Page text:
On-the-job deaths hold steady; number of burn injuries underreported

April 25, 2012, Michigan State University
The chart from researchers at MSU's Division of Occupational and Environmental Medicine shows the number of and rate of worker deaths in Michigan since 1995.

The rate of workplace deaths in Michigan remained steady in 2011, as 141 workers died on the job compared with 145 in 2010, according to an annual report from Michigan State University.

The had the most deaths at 24, while the had the second most at 22, according to the Michigan Fatality Assessment and Control Evaluation program, or MIFACE.

The program – administered by MSU's Division of Occupational and Environmental Medicine, part of the College of Human Medicine – investigates work-related deaths and seeks to identify ways to prevent them.

"While we are always encouraged that fatality rates are not rising, one is too many," said Kenneth Rosenman, director of MSU's Division of Occupational and Environmental Medicine. "Workplace deaths are almost always avoidable, and there is no reason we shouldn't be seeing a decrease in deaths."

Also troubling is new research from Rosenman that shows a vast underreporting of workplace burns in Michigan, with a new surveillance system showing three times more burn-related injuries than was reported by employers to the U.S. Bureau of Labor Statistics in 2009.

That research, published in the Journal of Occupational and , was based on a new multisource system created specifically for work-related burns. For 2009, records were obtained from Michigan's 134 hospitals, the Workers' Compensation Agency, the state's sole Poison Control Center and death certificates.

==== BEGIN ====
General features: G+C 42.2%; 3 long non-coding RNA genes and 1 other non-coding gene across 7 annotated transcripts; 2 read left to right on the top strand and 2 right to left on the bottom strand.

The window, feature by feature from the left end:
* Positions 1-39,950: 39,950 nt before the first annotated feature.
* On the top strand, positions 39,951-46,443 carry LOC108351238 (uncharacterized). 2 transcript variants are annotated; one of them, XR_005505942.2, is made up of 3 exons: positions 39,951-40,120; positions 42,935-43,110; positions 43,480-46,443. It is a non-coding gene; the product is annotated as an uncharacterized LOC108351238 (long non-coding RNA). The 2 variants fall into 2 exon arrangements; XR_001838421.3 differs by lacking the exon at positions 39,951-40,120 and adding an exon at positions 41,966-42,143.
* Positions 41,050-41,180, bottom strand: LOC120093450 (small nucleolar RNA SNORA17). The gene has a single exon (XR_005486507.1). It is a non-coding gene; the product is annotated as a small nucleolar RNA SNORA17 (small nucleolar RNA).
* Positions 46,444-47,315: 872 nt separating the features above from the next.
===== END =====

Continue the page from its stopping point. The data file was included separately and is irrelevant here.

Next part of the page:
The system revealed 1,461 work-related burns, more than three times the number (450) reported in the federal Bureau of Labor Statistics' employer-based system.

"Surveillance is a basic premise of public health," Rosenman said. "We need an accurate counting of the magnitude of a condition to determine the amount of resources to devote to the problem, to plan interventions and to evaluate the effectiveness of these interventions."

Back to the MIFACE report, the annual survey also revealed that falls and motor vehicle accidents caused the most deaths (23 each), followed by machine-related injuries and homicide. Guns were involved in 75 percent of all workplace homicides.

The 2011 MIFACE report is being released as the nation prepares to mark Memorial Day on April 28. Workers and public health professionals across the country pay tribute to those killed by work-related trauma – about 5,000 each year nationwide. Another 60,000 U.S. workers are estimated to die each year from cancer, lung disease and other illnesses from work-related exposures.

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